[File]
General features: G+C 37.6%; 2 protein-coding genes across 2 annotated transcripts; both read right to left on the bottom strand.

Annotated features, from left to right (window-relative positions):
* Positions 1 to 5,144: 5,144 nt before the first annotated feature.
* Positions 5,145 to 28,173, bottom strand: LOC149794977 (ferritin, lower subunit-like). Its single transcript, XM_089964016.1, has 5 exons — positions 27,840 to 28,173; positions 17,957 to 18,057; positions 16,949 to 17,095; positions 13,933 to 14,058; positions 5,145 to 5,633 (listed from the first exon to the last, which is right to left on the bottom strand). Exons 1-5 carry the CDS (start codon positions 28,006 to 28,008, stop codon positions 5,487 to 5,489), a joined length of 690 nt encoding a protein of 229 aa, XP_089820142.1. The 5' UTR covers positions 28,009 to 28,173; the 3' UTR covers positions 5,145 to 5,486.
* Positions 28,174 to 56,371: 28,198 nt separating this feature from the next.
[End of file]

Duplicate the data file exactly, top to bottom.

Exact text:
General features: G+C 37.6%; 2 protein-coding genes across 2 annotated transcripts; both read right to left on the bottom strand.

Annotated features, from left to right (window-relative positions):
* Positions 1 to 5,144: 5,144 nt before the first annotated feature.
* Positions 5,145 to 28,173, bottom strand: LOC149794977 (ferritin, lower subunit-like). Its single transcript, XM_089964016.1, has 5 exons — positions 27,840 to 28,173; positions 17,957 to 18,057; positions 16,949 to 17,095; positions 13,933 to 14,058; positions 5,145 to 5,633 (listed from the first exon to the last, which is right to left on the bottom strand). Exons 1-5 carry the CDS (start codon positions 28,006 to 28,008, stop codon positions 5,487 to 5,489), a joined length of 690 nt encoding a protein of 229 aa, XP_089820142.1. The 5' UTR covers positions 28,009 to 28,173; the 3' UTR covers positions 5,145 to 5,486.
* Positions 28,174 to 56,371: 28,198 nt separating this feature from the next.